Egypt's most senior judges have agreed to supervise a December 15 referendum on a new constitution drafted primarily by Islamists, giving a boost to President Mohammed Morsi, who called the vote.
The Supreme Judicial Council Monday said it will delegate officials to oversee the referendum, rejecting a call by lower-ranked judges with the influential Judges Club for a boycott. The Judges Club issued a statement Sunday urging a boycott as a protest against Mr. Morsi's November 22 decree that bars any courts from challenging his decisions.
President Morsi needs judicial supervision of the referendum to legitimize it and the constitution drafted by his allies in a constituent assembly, which handed him the document on Saturday. Officials said they were moving ahead with referendum plans, including arrangements for Egyptian expatriates to cast their ballots at diplomatic missions abroad.
Mr. Morsi's liberal and secular opponents, including many junior judges, want to delegitimize the constitutional referendum by refusing to participate. They accuse the Islamist-dominated constituent assembly of drafting a charter that would threaten civil liberties by imposing a stricter interpretation of Islam. Liberals and Christians boycotted the constitution-drafting process.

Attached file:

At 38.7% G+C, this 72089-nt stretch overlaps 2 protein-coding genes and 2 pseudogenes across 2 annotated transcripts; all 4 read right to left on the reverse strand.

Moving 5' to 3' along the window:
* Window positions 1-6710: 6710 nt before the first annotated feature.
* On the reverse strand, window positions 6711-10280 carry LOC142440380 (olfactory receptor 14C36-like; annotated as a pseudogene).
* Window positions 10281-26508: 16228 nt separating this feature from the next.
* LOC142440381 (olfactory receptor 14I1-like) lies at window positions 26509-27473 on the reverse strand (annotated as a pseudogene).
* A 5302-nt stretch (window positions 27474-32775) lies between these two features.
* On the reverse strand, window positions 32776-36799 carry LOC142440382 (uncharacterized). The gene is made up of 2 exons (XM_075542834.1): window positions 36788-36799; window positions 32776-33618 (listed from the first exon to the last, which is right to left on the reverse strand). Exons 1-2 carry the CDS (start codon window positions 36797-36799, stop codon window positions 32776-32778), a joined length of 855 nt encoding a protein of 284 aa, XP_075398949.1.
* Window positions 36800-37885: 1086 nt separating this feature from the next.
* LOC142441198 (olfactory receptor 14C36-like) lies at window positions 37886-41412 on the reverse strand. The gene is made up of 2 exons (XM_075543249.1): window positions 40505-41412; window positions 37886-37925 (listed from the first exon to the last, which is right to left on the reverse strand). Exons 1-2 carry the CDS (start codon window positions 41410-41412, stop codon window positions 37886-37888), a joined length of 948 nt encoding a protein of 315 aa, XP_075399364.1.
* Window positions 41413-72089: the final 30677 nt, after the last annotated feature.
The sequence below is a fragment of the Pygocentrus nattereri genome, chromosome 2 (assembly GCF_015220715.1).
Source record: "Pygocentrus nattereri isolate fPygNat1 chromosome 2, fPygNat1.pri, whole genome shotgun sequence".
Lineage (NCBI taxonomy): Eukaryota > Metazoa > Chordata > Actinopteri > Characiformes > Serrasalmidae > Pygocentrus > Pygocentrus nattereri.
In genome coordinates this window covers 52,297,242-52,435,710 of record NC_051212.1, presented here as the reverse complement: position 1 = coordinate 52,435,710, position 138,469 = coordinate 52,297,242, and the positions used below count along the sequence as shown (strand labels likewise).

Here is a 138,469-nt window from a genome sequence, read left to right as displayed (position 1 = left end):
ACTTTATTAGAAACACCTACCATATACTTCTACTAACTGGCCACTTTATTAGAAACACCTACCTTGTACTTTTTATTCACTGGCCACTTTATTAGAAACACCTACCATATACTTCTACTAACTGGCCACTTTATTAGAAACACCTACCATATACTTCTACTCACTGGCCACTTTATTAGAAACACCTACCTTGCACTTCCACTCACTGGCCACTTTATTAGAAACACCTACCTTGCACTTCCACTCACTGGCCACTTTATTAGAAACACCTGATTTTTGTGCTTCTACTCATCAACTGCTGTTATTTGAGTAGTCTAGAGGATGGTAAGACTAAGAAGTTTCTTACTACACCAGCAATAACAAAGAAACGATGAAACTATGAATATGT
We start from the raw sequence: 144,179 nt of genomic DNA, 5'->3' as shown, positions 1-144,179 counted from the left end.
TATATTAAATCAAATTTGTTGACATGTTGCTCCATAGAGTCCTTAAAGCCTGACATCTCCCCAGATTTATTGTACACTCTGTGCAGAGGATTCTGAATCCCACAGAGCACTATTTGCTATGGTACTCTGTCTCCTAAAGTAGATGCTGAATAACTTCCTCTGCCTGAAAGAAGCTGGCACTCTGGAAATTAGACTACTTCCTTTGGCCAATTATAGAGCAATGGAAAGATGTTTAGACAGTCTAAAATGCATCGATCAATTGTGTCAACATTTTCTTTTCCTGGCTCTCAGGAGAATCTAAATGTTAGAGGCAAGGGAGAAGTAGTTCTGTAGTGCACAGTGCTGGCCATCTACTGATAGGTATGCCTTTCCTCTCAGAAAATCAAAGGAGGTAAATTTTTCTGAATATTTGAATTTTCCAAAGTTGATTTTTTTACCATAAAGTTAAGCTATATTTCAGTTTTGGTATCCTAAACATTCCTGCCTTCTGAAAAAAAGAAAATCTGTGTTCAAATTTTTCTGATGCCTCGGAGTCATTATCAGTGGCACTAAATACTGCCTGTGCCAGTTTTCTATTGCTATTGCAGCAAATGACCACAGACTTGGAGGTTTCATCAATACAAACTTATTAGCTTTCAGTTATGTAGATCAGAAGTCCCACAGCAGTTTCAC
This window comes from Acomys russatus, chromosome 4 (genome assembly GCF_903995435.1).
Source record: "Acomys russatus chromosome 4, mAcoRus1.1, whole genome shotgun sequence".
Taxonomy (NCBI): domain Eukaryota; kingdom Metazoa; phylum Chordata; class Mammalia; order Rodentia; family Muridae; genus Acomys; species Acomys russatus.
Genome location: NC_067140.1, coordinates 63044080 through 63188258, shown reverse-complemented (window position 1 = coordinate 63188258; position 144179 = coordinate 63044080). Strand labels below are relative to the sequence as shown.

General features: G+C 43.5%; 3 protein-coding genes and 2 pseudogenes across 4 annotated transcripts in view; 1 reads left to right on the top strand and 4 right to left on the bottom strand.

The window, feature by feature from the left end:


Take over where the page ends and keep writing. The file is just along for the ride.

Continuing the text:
An opposition coalition is planning a march to President Morsi's Cairo office Tuesday to denounce his planned referendum and demand that he scrap the decree that granted him what they see as near-dictatorial powers. Mr. Morsi has promised to lift the decree once the public approves a new constitution in a referendum.
Several independent Egyptian newspapers said they will join the protest by refusing to print their Tuesday editions.
Adding to the sense of crisis, Egypt's top court began an indefinite strike on Sunday, joining other courts that stopped work in recent days due to what they see as Mr. Morsi's assault on the judiciary. The judges of the Supreme Constitutional Court said they were afraid to approach their offices because thousands of Islamists had massed outside.
The top court had been due to issue rulings that could have dissolved the constituent assembly and the upper house of parliament, also controlled by Islamists. The court's Islamist critics say it is biased against them because its judges were appointed by Hosni Mubarak, a longtime anti-Islamist president who was ousted last year in a popular uprising.